Subunit-specific dynamic range of NMDAR activation

Our data illustrates that NR1/NR2A-NMDARs are robustly activated when single vesicles within the physiological range of glutamate content (500–1,500 molecules) [44], [45] are released. For the geometry we studied, the NR1/NR2A-NMDARs represent the only significant and reliable component of the NMDAR population activated across this physiological range of glutamate vesicles. Past reports suggest that variability among individual vesicles can represent an important source of variation in postsynaptic responses of AMPARs [29], [65], [66]. Our work shows that NR1/NR2A-NMDARs share a similar ability to vary the postsynaptic response, also in direct proportion to the number of glutamate molecules in the vesicle. Moreover, this variation in response occurs with relatively high fidelity; the coefficient of variance for NR1/NR2A-NMDAR activation across the univesicular range is approximately 4–6 times less than either the NR1/NR2A/NR2B or NR1/NR2B receptors. Therefore, among the NMDARs at the synapse, the NR1/NR2A-NMDARs appear ideally suited to detect a vesicular release event, and to scale this detector response in proportion to the amount of glutamate released from the vesicle. The consistency of NR1/NR2A-NMDAR activation under spontaneous release conditions – i.e., its ability to detect discrete, synaptic release events - may facilitate the pro-survival role of synaptic NMDARs, the preferential location for NR1/NR2A-NMDARs [63], [67]. Indeed, a smaller number of studies highlight the specific and important role of NR1/NR2A-NMDARs in mediating pro-survival signaling [68], [69], in pathological conditions. Therefore, maintaining the activation of synaptic NMDARs across a broad range of conditions appears to be an ideal advantage of NR2A-containing NMDARs. The unique advantage of NR1/NR2A-NMDARs to ‘detect’ and ‘scale’ their response during univesicular release (UVR) is less clear. Graded responses in NMDAR activation will naturally produce proportional graded responses in secondary messengers including calcium, calcium bound calmodulin, and enzymes such as calpain, a protease directly activated by calcium binding. However, many intracellular signaling networks, including MAP kinase activation [70] and CaMKII phosphorylation [71], [72], function to convert graded signals into strong switch like signals. Thus, the graded response of NMDAR activation can produce similarly graded outcomes in some signaling pathways while also being used by other pathways to simply approach a critical threshold.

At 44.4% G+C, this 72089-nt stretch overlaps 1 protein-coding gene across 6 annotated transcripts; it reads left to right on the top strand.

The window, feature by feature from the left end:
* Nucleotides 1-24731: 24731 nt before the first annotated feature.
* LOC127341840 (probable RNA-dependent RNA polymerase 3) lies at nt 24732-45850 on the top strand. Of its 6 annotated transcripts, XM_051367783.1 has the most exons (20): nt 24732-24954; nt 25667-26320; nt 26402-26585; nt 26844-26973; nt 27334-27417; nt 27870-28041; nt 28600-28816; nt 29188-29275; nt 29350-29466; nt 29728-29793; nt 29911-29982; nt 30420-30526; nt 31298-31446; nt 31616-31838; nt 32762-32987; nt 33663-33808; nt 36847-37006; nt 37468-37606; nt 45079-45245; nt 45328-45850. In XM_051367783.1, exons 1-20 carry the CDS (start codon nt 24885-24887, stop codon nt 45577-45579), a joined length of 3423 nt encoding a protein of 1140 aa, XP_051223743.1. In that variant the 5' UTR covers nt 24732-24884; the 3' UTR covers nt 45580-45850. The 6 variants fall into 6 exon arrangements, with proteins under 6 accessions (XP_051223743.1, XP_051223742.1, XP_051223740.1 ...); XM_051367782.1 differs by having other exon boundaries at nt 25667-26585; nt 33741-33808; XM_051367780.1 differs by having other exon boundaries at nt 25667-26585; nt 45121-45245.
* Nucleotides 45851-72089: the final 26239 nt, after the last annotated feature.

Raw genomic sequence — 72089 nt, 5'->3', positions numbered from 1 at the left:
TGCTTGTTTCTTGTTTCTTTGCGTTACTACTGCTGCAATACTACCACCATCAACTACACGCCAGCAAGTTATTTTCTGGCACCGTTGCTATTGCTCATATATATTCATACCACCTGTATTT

A notable shift in the dynamic range of NMDAR populations occurs with multivesicular release (MVR) conditions; the relative activation of NR1/NR2A-NMDARs saturates and the proportional activation property shifts to NR1/NR2B-NMDARs and NR1/NR2A/NR2B-NMDARs receptors. Similar to NR1/NR2A-NMDARs functioning as detectors during UVR conditions, this shift in the NMDAR activation pattern suggests NR2B-containing NMDARs are the primary detectors of MVR. It is important to note that MVR occurs at some, but not all types of synapses, with notable absence of MVR at mossy fiber – granule cell [73] and CA3 – interneuron connections [74], [75]. Furthermore, there has been great controversy on the presence of MVR at Schaffer collateral – CA1 synapses [65], [76], [77]. This variability indicates that, in the absence of other compensatory mechanisms, the role of NR2B in physiological signaling may be somewhat limited in MVR lacking synapses. Interestingly, our observed shift in the scaling of the NMDAR populations also occurs simultaneously with an improvement in the consistency or fidelity of signaling mediated through NR2B-containing NMDARs, as indicated by the lowered coefficient of variance (CV) predicted from the MVR simulations. This improvement in signaling fidelity may seem inconsistent with published reports, as multivesicular release is often reported with high values of CV calculated from miniature excitatory postsynaptic currents (mEPSCs) [78], [79], [80]. Our simulations indicate that in response to large, nonvariable numbers of glutamate molecules, the stochastic nature of NMDAR activation contributes little to the variability observed at high CV synapses. The high CV observed experimentally during MVR is instead likely mediated by presynaptic mechanisms, including vesicular glutamate content [81], [82] and number of vesicles released [30], [78], [79].